She told BuzzFeed News she did this because "black people on the new season of Gilmore Girls... their density in Stars Hollow seemed so forced."
Despite this criticism, Haile said she is a fan of the show. In regard to the season finale, she added, "I think I'm happy to leave things there."
Haile also made an archive of when a black person's name was mentioned, their purpose in a scene, and whether or not they had a speaking role.
In terms of all three categories, the importance of black characters was quite limited.
And when a black character did appear in a scene, their facial expressions are comedy gold.
Haile said: "Representation isn't the point of the show. What felt off is the extent to which Gilmore Girls attempted to signify diversity without putting much effort into developing it or avoiding stereotypes."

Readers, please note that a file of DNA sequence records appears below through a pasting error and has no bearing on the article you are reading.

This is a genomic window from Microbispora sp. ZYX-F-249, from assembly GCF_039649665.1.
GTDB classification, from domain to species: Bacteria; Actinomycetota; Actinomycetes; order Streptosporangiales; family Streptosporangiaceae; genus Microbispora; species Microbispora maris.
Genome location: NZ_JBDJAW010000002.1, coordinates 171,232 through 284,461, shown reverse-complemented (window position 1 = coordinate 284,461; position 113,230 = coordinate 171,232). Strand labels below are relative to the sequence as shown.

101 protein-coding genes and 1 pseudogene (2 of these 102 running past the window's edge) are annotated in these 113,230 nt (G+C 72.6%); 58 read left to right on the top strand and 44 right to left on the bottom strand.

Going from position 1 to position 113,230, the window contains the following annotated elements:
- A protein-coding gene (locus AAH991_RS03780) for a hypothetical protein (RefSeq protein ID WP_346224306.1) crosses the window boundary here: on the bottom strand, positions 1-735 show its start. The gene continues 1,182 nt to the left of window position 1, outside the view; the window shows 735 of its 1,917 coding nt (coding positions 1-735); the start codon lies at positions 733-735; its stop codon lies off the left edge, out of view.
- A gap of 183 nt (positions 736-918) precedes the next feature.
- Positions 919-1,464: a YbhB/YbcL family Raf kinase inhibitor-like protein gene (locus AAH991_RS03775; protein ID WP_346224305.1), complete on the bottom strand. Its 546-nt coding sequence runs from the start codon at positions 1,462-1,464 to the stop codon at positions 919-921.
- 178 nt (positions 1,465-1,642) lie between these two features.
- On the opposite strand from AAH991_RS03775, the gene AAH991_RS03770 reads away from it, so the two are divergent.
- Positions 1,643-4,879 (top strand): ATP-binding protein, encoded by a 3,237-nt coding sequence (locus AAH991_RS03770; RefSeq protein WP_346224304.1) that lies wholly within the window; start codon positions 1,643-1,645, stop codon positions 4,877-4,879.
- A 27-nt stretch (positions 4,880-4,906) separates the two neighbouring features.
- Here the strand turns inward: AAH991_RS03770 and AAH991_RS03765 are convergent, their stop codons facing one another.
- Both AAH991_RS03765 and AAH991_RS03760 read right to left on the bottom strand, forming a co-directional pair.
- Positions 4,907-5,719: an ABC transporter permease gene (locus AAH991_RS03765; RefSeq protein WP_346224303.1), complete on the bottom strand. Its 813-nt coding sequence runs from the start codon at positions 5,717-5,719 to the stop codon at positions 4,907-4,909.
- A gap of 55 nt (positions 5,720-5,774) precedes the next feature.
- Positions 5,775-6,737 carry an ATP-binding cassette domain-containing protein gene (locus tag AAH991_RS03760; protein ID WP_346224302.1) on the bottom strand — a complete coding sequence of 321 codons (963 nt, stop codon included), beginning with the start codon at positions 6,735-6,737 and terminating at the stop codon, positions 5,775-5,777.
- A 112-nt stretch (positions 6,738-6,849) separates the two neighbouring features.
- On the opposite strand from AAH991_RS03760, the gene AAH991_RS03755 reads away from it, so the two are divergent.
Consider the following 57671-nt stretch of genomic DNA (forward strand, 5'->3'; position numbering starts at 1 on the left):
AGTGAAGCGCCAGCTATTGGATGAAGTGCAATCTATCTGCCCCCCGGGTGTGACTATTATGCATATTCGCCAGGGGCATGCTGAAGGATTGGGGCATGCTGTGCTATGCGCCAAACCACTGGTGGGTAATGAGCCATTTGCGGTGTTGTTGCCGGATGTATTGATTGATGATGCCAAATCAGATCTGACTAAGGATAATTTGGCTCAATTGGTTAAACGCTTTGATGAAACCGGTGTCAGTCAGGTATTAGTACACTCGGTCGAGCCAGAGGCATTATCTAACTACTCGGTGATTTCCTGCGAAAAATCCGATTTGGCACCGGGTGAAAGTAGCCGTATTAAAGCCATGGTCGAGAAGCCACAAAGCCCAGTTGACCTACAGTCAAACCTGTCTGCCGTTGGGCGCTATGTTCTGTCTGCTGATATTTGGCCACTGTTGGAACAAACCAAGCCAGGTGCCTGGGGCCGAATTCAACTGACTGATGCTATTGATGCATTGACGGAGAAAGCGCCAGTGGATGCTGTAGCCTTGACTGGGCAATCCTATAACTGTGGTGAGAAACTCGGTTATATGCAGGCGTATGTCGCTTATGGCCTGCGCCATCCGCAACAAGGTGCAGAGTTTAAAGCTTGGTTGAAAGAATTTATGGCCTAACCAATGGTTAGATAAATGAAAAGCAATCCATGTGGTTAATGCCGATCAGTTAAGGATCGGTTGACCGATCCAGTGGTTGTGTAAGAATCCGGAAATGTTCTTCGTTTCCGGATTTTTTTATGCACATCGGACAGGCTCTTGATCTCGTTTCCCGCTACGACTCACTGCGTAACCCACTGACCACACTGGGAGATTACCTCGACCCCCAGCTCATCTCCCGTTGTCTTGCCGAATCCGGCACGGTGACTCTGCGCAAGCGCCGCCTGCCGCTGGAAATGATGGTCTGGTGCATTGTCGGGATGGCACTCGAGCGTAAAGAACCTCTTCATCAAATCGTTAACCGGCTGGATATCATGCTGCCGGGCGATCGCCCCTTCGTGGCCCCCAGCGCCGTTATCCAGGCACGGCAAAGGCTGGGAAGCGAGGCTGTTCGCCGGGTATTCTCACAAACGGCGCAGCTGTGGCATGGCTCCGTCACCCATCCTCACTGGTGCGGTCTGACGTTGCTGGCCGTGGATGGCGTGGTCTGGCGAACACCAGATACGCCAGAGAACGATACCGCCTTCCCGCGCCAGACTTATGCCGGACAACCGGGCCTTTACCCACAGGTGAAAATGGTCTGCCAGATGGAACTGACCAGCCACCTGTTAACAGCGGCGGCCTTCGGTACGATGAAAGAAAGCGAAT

The aim of Gilmore Blacks, Haile said, "is to make a point about forced diversity through use of repetition. Black people are not Pokémon; I don't think I caught them all."
Haile said her Tumblr is "fundamentally limited because of course you can't determine race solely by appearance".
"Advertisers bank on casting racially ambiguous actors in the hopes of appealing to as many demographics as possible. I wouldn't be surprised if I included one or two actors who identified as something other than black. I wouldn't be surprised if I missed actors as well," she said.
"What I tried to do was show the limitations of imagination that are often present behind the camera, as well as the frequently limited opportunities in front of it for actors of color," Haile added.
She said the reception to Gilmore Blacks online has "been mostly positive, [although] some people are confused as to why I'd bother making the blog at all."
Gilmore Blacks documents all of the black people who appear in Gilmore Girls: A Year in the Life. An earlier version of this post misstated the season.